So, there is nothing odd about the way that Paul sometimes calls him "Gaius" and sometimes "Stephanas". On the contrary, Paul's name selections seem to fit the contexts. I am therefore not convinced by Doug's objections to the hypothesis that Gaius was Stephanas. However, I find his comments on Stephanas here very insightful.

Sunday, November 22, 2009

Osiek and the identity of Stephanas

Carolyn Osiek's paper, Diakonos and prostatis: Women’s patronage in Early Christianity is well written and informative. I want to highlight one thing that she writes:

Stephanas particularly can be singled out for his social prominence, for he hosts Paul and the whole church, the members of which are expected, as good clients, to be submissive to him (1 Cor 16:15-16). ... At a later time, Gaius hosts the whole Corinthian church (Rm 16:23).

Osiek infers that Stephanas "hosts Paul and the whole church" and Rom 16:23 says exactly the same thing about Gaius. Acts 18:7, on the other hand, gives this role to Titius Justus. 1 Cor 16:15 describes Stephanas's household as the 'firstfruits of Achaia', meaning that Stephanas's conversion was Paul's first breakthrough in Corinth, and again Acts gives this honor to Titius Justus.

We seem to have three socially prominent people who fulfilled the same role in the Corinthian church, and this is all the more surprising when we remember that not many in the Corinthian church were socially prominent (1 Cor 1:26). What is going on? It is often pointed out the "Gaius" could have been the praenomen of Titius Justus, but what about "Stephanas"?

The name "Stephanas" means "crowned" or such like, and it was common for those who funded synagogue buildings to be crowned (metaphorically or physically). It is therefore very likely that "Stephanas" was a conversion name/agnomen that Paul gave to Gaius Titius Justus, who had made his house available for Paul to use as a (rival) synagogue.

Saturday, November 21, 2009

Misogynist corruptions of Paul

Did early copyist and writers alter Paul's writings to reduce the authority of women in the church? It seems to me that this question can be answered only by evaluating the cumulative case, rather than by looking at individual pieces of data in isolation. So here I bring together some of the relevant passages and recent discussions.

In the undisputed texts Paul sees an equality, or at least symmetry, between men and women (Gal 3:28; 1 Cor 7:3-5, 10-17; 32-34; Phil 4:3). In the disputed letters, in contrast, women are put down (Col 3:18-19; Eph 5:21-33; and 1 Tim 2:11-15, which is discussed by Emily Gathergood here). This raises the possibility that early interpreters of Paul were quite misogynist.

1 Cor 14:34-35 is found in different places in different texts and this is explicable if these verses were added to the margin of an early copy of the letter and were latter incorporated into the letter by later copyists. Philip Payne argues the case here, and Matthew Malcolm discusses it here.

Dominika Kurak-Chomycz argued here that some copyists may have amended their texts to put down Prisca.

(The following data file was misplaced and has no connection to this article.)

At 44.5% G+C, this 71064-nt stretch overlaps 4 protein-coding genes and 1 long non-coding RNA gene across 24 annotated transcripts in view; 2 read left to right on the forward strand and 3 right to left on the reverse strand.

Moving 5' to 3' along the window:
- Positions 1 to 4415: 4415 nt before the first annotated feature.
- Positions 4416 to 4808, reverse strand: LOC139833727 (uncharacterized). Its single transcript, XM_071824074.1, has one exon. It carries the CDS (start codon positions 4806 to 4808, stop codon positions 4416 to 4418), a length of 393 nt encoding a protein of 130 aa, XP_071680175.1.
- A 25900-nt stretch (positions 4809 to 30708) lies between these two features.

It is now almost universally agreed that interpreters and translators changed Junia of Rom 16:7 to a man. This is discussed by Rena Pederson in her book "The Lost Apostle", and by Dianne McDonnell, Patrick McCullough, Bernadette Brooten, and Mark Goodacre.

Concerning alterations to Acts, Ben Witherington writes, "In view of the above evidence, it appears that there was a concerted effort by some part of the Church, perhaps as early as the late first century or beginning of the second, to tone down texts in Luke's second volume that indicated that women played an important and prominent part in the early days of the Christian community.' (The Anti-Feminist Tendencies of the 'Western' Text in Acts', JBL, March 1984).

I have not studied these issues in great detail, but, for now, I am convinced by the cumulative case, as is Bart Ehrman here.

Tuesday, November 17, 2009

Johann Michaelis on Crispus-Sosthenes

John Chrysostom (4th century), A. Myrou (1999) and I (2005) have argued that Sosthenes was Crispus renamed. But neither Myrou nor I were aware that a certain Dr. Hoven make the same proposal, presumably in the 18th century.

The 1823 English translation of Johann David Michaelis's Introduction to the New Testament, p46 reads:

Dr. Hoven, in a Corollary annexed to his dissertation, De Christianorum Saeculi primivitaet moribus, asserts that Sosthenes and Crispus were one and the same person. But, as St. Paul names Sosthenes, 1 Cor. i.1. and mentions Crispus, ver. 14 . of the same chapter, it is evidecet that they were different persons: for he would surely not have created an unnecessary confusion, in mentioning in so short a compass the very same person under two different names.

This is a very weak counter-argument. Crispus-Sosthenes was responsible for the conversion of many in Corinth (Acts 18:8) and had so much authority among the believers in Corinth that Paul chose to include him as his co-sender of 1 Corinthians. The readers of 1 Corinthians would surely then have known both names of Crispus-Sosthenes, so there was no risk of 'confusion'. In 1 Cor 1:14 Paul correctly calls him "Crispus" because he is referring to his baptism, which would have been before he was renamed.

Furthermore, Paul refers to Simon as both "Peter" and "Cephas" in Galatians.